It is no coincidence one of the earliest and strongest supporters of gender quotas in politics is also the first major Latin American country to legalize abortion.
The recent legalization of abortion in Argentina affirmed the country’s position as a regional leader in progressive social policy and underscored the importance of women politicians in these legislative advances. The success of this progressive legislation comes after the coalescence of the feminist civil society movement and the growing numbers of women legislators.
Although there remain debates around the tokenism of women’s representation with gender quotas, it is no coincidence that one of the earliest and strongest supporters of gender quotas is also the first major Latin American country to legalize abortion.
Argentina implemented a 30 percent gender quota in 1991. In the 2019 elections, Argentina began to mandate a zipper system for party lists with a 50 percent quota in which men and women alternate in the candidate lists. The legalization of abortion illustrates the importance of women’s votes and representation for their legislative needs to be addressed.
The National Campaign for the Right to a Legal, Safe and Free Abortion was founded in 2005 and first submitted a bill that would legalize abortion until 15 weeks in 2007. They re-introduced the legislation every year until it was finally added to the legislative agenda in 2018 and passed the Chamber of Deputies; however, despite success in the lower house, the bill failed to pass the Senate. In 2020, the bill was taken up again in 2020 and finally passed both houses.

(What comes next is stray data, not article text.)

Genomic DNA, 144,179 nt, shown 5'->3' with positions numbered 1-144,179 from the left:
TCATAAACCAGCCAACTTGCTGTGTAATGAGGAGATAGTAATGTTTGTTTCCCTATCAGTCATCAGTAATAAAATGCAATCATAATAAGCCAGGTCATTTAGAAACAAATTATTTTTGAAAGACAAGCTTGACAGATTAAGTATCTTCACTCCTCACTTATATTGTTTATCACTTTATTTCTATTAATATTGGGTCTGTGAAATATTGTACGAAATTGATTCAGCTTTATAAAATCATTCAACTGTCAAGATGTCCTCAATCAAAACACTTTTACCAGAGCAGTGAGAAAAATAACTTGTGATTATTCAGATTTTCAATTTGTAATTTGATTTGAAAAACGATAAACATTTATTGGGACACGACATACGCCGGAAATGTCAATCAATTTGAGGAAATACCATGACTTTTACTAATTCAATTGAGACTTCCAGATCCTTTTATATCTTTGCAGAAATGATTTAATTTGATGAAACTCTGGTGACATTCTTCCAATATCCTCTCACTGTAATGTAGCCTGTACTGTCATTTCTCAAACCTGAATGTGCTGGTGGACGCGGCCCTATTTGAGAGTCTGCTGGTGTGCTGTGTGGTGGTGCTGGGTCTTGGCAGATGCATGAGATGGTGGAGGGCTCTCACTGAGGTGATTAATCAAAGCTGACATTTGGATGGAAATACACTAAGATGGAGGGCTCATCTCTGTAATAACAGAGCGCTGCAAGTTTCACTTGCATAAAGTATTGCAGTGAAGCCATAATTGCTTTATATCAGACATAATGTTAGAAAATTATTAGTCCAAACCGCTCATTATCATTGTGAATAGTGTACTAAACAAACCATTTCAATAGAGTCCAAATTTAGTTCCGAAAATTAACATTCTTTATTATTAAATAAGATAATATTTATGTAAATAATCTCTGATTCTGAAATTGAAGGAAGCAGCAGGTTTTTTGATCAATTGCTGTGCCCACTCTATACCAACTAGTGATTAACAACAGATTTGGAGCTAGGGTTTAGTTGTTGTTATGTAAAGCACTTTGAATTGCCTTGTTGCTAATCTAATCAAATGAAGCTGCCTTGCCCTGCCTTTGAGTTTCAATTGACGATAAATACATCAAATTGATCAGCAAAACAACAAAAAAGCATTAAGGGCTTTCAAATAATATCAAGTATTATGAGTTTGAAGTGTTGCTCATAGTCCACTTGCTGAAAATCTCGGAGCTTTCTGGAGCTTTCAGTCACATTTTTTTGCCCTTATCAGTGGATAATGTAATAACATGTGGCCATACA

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Although there were more women senators in 2007 when the bill was first proposed, it took until 2020 for it to pass after over a decade of civil society campaigns focused on moving the needle on cultural and political opinions of abortion. By bringing abortion from the private to the public sphere, pro-choice organizations were able to spark dialogue and increase public support. Politicians listened to the voices of their constituents as abortion legislation gained wide popular support. Several women politicians, including current vice-president Cristina Fernández de Kirchner, noted in 2018 how their opinions on abortion evolved following the growing popular support of abortion.
The data behind the Senate votes demonstrates the importance of interweaving political representation with social movements. In 2018, the law failed 38 to 31 with two senators abstaining. Fourteen women voted for the legislation and 14 voted against it with two women abstaining. In 2020, the law passed 20 to 29 with only one Senator abstaining, with twenty women voting for it, and eight against.
In 2018, women made up 41.6 percent of the Senate and 45 percent of the votes to pass the abortion bill. In 2020, women made up 38.8 percent of the Senate and 52.6 percent of the votes to pass the bill. The number of men who voted in favor of abortion remained relatively consistent (17 in 2018 versus 18 in 2020), while the number of women supporters went up by six . Three of these women changed their votes from a “no” or abstention to a “yes.” No men changed their vote to a “yes.” Despite making up a little over a third of the Senate, women made up over half of the “yes” votes, and every senator who changed their vote to “yes” was a woman.
Growing popular support for the legalization of abortion also increased the percentage of women legislators who voted in favor of the legislation but had little effect on men’s votes. Women clearly played an essential role in the passage of this legislation and were able to do so as a result of gender quotas that ensure more equitable political representation.
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